Bar topnotchers[edit]

Bar topnotchers are bar examinees who garnered the highest bar exam grades in a particular year. Every year, the Supreme Court releases the bar top ten list. The list contains the names of bar examinees who obtained the ten highest grades. It is possible for more than ten examinees to place in the top ten because numerical ties in the computation of grades usually occur.[15]

From 1913 to 2016, schools which have produced bar topnotchers (1st placers) are as follows:[15]

Two bar examinees topped the bar exams without officially graduating from any Philippine law school:[15]

  • Jose W. Diokno - former Senator of the Philippines; 1st placer, 1945 bar exams. Mr. Diokno, who tied for Number One with former Senate President Jovito Salonga in the 1945 Bar Exams, would have graduated from the University of Santo Tomas had not World War II supervened. Mr. Diokno's success in the bar exams is further underscored by the fact that he was also under-age[16] and that he also placed number 1 in the 1940 CPA Board exams which he took while in law school, summa cum laude[17] after graduating from then De La Salle College[18] at the age of 17. This double number 1 feat may never be paralleled. The closest may have been Cesar L. Villanueva (from the Ateneo Law School) who placed second in the 1981 Bar Exams and sixth place in the 1982 CPA Board Exams and Reginald Laco (from the De La Salle Lipa Law School) who placed fourth in the 2015 Bar Exams and second in the 2009 CPA Board Exams.[19]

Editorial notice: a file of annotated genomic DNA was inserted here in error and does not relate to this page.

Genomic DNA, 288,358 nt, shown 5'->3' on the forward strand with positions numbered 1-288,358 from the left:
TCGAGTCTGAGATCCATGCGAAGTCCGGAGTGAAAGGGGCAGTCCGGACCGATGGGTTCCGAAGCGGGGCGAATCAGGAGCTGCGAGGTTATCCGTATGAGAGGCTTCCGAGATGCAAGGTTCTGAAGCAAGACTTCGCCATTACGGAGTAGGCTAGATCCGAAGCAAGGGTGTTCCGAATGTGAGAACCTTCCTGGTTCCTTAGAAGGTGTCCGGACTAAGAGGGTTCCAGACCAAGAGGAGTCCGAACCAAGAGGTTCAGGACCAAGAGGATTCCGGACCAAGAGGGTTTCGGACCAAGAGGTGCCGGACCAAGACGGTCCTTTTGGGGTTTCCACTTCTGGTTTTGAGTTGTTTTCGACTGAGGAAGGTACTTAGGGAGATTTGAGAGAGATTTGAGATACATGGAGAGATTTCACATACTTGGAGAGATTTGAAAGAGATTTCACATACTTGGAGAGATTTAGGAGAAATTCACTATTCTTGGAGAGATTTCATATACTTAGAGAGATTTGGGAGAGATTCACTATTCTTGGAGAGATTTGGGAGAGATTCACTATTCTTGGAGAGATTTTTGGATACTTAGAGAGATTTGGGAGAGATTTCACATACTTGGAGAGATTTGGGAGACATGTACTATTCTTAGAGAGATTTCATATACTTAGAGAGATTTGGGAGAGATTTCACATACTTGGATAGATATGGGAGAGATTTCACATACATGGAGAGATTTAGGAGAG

• Carolina C. Griño-Aquino - former Associate Justice of the Supreme Court; 1st placer, 1950 bar exams. Ms. Aquino (who later became the wife of Mr. Ramon Aquino, 6th placer in 1939 Bar Exams) was a special student of the UP College of Law, where she finished her last two years of law school having taken her first two years of law school at the Colegio de San Agustin in Iloilo. Ms. Aquino was advised to take her last two years of law school in UP by Colegio de San Agustin Law Dean Felipe Ysmael. Coincidentally, Mr. Ysmael (a UP Law graduate himself) placed number 1 in the 1917 Bar Exams. Since Ms. Aquino only took her last two years of law at UP, she can't be certified as an official UP law graduate.[16] Both spouses Aquino (in addition to being topnotchers) also served as Justices of the Supreme Court.[20]

In the past, non-law school graduates were allowed to take the bar. However, the Revised Rules of Court and Supreme Court Circulars allow Filipino graduates of Philippine law schools (and subject to certain conditions, Filipino graduates of foreign law schools) to take the bar, necessarily excluding non-law graduates and foreigners who have law degrees from taking part in the exercise.[5]